Armenian Businessman Sentenced For Fraud
Հոկտեմբեր 03, 2017
An Armenian businessman has been sentenced to 16 years in prison for defrauding another entrepreneur who has implicated former Prime Minister Tigran Sarkisian in the high-profile case.
A district court in Yerevan convicted Ashot Sukiasian late on Monday of having misappropriated most of a $10.7 million loan which his former business partner, Paylak Hayrapetian, borrowed from an Armenian commercial bank in 2012. Sukiasian had pledged to invest that money in diamond mining in Sierra Leone. He never did that, according to prosecutors.
Sukiasian was arrested in Georgia, extradited to Armenia and charged with fraud, money laundering and tax evasion in 2014. The Armenian police issued an international arrest warrant for him in 2013 after a series of reports published by Hetq.am.
The investigative publication discovered that Hayrapetian’s money was transferred to the offshore bank accounts of several Cyprus-registered companies. It disclosed a document purportedly certifying that one of those firms is co-owned by Sukiasian, then Prime Minister Sarkisian and Archbishop Navasard Kchoyan of the Armenian Apostolic Church.
Both Sarkisian, who resigned as prime minister in April 2014, and Kchoyan strongly denied having any stakes in the company, saying that it was registered in their names in Cyprus without their knowledge. Sukiasian claimed to have forged their signatures shortly after his arrest.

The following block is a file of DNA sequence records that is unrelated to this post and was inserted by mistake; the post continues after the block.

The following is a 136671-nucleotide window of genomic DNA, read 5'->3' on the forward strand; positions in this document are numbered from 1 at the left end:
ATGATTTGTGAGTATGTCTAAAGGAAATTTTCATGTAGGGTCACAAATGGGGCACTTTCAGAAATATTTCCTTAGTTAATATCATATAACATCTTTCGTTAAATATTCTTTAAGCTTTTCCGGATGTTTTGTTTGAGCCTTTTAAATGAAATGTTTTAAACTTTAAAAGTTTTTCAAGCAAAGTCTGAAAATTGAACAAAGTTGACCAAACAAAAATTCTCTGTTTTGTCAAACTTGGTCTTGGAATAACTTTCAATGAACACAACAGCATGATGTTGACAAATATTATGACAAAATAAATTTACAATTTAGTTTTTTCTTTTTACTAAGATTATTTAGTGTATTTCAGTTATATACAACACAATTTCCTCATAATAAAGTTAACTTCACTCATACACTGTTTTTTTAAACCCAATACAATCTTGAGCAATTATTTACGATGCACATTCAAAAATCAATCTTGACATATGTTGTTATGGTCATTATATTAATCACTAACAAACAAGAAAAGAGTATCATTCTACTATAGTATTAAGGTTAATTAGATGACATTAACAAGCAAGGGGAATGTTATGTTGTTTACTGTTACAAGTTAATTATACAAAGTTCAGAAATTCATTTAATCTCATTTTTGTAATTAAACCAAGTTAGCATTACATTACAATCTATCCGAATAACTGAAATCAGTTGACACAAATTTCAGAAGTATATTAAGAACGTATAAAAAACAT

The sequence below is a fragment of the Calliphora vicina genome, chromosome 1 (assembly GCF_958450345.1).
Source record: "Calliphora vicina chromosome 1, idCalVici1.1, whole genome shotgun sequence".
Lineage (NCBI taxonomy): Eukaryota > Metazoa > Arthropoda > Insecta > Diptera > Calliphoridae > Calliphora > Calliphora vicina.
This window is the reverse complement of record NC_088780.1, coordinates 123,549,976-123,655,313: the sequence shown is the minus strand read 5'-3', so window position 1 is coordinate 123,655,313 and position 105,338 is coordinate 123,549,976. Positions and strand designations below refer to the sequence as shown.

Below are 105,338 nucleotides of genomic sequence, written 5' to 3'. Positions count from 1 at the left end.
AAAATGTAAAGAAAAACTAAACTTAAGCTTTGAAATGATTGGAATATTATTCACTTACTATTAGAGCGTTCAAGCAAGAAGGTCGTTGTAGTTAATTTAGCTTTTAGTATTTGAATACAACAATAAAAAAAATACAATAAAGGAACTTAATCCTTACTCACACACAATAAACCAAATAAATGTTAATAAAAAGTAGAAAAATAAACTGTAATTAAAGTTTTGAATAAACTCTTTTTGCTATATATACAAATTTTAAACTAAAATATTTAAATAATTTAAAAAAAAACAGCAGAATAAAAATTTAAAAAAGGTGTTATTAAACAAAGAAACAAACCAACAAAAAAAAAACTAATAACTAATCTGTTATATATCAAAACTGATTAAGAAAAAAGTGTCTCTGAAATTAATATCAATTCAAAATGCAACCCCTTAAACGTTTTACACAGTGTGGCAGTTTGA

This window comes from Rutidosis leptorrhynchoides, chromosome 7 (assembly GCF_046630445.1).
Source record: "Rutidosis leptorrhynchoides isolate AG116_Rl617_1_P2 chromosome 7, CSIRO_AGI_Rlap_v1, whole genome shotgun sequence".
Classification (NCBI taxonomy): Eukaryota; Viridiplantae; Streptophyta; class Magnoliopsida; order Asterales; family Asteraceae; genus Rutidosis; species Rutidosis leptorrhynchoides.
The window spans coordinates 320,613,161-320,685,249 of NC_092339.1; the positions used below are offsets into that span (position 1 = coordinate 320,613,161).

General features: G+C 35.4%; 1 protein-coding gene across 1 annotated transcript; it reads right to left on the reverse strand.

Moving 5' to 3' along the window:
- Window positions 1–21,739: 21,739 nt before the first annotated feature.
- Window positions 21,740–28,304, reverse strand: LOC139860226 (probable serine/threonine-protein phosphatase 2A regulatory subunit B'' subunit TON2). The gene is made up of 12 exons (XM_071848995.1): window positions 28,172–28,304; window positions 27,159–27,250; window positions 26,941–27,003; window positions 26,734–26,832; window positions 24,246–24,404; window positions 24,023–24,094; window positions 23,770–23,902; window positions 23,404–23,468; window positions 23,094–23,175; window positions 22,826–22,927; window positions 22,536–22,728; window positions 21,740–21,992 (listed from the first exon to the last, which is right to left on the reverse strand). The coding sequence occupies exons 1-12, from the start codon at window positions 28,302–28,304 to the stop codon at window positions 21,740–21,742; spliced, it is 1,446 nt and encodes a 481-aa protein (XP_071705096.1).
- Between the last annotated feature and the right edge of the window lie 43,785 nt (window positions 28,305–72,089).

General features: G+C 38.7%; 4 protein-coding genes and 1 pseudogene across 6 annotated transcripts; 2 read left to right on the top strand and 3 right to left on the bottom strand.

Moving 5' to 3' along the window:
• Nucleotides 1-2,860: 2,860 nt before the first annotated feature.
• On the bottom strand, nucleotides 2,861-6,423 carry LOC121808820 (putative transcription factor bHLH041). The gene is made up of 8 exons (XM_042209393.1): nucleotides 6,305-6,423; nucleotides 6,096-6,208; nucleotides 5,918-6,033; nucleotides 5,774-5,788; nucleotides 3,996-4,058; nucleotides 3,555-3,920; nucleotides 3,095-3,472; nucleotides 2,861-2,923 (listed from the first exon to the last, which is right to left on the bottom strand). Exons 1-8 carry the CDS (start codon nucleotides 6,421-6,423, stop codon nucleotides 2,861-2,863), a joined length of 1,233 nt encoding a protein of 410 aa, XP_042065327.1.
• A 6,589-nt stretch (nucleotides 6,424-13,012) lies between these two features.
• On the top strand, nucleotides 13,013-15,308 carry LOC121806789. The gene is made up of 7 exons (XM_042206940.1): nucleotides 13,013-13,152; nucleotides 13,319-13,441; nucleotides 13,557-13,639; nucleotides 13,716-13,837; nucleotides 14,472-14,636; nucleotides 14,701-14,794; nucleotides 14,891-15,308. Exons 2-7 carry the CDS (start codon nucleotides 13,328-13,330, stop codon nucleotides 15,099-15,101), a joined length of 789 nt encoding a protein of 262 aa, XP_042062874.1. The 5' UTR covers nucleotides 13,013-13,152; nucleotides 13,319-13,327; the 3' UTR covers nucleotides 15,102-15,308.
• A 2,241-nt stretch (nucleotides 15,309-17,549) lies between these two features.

Hayrapetian, a formerly wealthy man now living in a modest Yerevan apartment, continued to implicate Sarkisian in the alleged scam, however. The former premier, who now heads the Moscow-based executive body of the Russian-led Eurasian Economic Union, filed a libel suit against him in 2015.
During his trial, Sukiasian denied not only the ex-premier’s and Archbishop Kchoyan’s links to the offshore firm but also the charges levelled against him. His lawyer, Yuri Khachatrian, told RFE/RL’s Armenian service (Azatutyun.am) that he will appeal against the verdict.
Khachatrian said earlier that Sukiasian himself is a victim of fraud. He claimed that his client lost control over a diamond mine in Sierra Leone because he was cheated by a Belarusian partner. The lawyer also dismissed Hayrapetian’s complaints, saying that the latter was always aware that doing business in the war-ravaged African state is very risky.
In addition to the lengthy prison sentence, a district court in Yerevan also ordered the arrested businessman to pay Hayrapetian almost 9 billion drams ($19 million) in damages.